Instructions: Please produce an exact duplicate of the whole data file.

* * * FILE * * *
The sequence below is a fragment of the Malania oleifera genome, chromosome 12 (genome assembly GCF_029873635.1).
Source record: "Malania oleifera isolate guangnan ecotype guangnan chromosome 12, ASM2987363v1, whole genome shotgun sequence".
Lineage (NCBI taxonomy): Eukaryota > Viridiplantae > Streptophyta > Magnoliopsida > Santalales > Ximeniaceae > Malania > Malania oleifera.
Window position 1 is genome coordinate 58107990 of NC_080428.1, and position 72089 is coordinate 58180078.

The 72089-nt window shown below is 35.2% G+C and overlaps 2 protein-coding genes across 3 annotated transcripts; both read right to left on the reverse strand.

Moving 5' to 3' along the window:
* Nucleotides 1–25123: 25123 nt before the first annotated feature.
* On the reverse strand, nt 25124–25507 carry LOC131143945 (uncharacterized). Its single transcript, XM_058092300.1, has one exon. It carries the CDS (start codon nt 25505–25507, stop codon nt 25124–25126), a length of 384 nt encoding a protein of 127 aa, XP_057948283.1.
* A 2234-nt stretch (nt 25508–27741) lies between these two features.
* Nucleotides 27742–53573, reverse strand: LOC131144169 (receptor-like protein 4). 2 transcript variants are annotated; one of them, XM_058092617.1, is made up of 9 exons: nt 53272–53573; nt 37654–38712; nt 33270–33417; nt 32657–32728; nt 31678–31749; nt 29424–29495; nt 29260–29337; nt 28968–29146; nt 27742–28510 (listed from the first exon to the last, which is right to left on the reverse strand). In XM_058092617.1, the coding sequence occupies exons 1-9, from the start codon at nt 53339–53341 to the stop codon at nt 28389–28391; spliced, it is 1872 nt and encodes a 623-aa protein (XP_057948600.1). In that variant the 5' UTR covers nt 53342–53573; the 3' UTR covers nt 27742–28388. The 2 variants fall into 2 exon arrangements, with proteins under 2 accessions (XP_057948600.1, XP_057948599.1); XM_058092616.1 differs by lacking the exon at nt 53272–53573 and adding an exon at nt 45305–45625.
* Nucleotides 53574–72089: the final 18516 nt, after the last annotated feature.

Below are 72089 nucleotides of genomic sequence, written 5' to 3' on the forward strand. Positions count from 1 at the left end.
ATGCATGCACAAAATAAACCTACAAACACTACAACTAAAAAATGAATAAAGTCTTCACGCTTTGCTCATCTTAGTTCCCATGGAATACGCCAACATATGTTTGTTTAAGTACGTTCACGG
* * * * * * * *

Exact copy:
The sequence below is a fragment of the Malania oleifera genome, chromosome 12 (genome assembly GCF_029873635.1).
Source record: "Malania oleifera isolate guangnan ecotype guangnan chromosome 12, ASM2987363v1, whole genome shotgun sequence".
Lineage (NCBI taxonomy): Eukaryota > Viridiplantae > Streptophyta > Magnoliopsida > Santalales > Ximeniaceae > Malania > Malania oleifera.
Window position 1 is genome coordinate 58107990 of NC_080428.1, and position 72089 is coordinate 58180078.

The 72089-nt window shown below is 35.2% G+C and overlaps 2 protein-coding genes across 3 annotated transcripts; both read right to left on the reverse strand.

Moving 5' to 3' along the window:
* Nucleotides 1–25123: 25123 nt before the first annotated feature.
* On the reverse strand, nt 25124–25507 carry LOC131143945 (uncharacterized). Its single transcript, XM_058092300.1, has one exon. It carries the CDS (start codon nt 25505–25507, stop codon nt 25124–25126), a length of 384 nt encoding a protein of 127 aa, XP_057948283.1.
* A 2234-nt stretch (nt 25508–27741) lies between these two features.
* Nucleotides 27742–53573, reverse strand: LOC131144169 (receptor-like protein 4). 2 transcript variants are annotated; one of them, XM_058092617.1, is made up of 9 exons: nt 53272–53573; nt 37654–38712; nt 33270–33417; nt 32657–32728; nt 31678–31749; nt 29424–29495; nt 29260–29337; nt 28968–29146; nt 27742–28510 (listed from the first exon to the last, which is right to left on the reverse strand). In XM_058092617.1, the coding sequence occupies exons 1-9, from the start codon at nt 53339–53341 to the stop codon at nt 28389–28391; spliced, it is 1872 nt and encodes a 623-aa protein (XP_057948600.1). In that variant the 5' UTR covers nt 53342–53573; the 3' UTR covers nt 27742–28388. The 2 variants fall into 2 exon arrangements, with proteins under 2 accessions (XP_057948600.1, XP_057948599.1); XM_058092616.1 differs by lacking the exon at nt 53272–53573 and adding an exon at nt 45305–45625.
* Nucleotides 53574–72089: the final 18516 nt, after the last annotated feature.

Below are 72089 nucleotides of genomic sequence, written 5' to 3' on the forward strand. Positions count from 1 at the left end.
ATGCATGCACAAAATAAACCTACAAACACTACAACTAAAAAATGAATAAAGTCTTCACGCTTTGCTCATCTTAGTTCCCATGGAATACGCCAACATATGTTTGTTTAAGTACGTTCACGG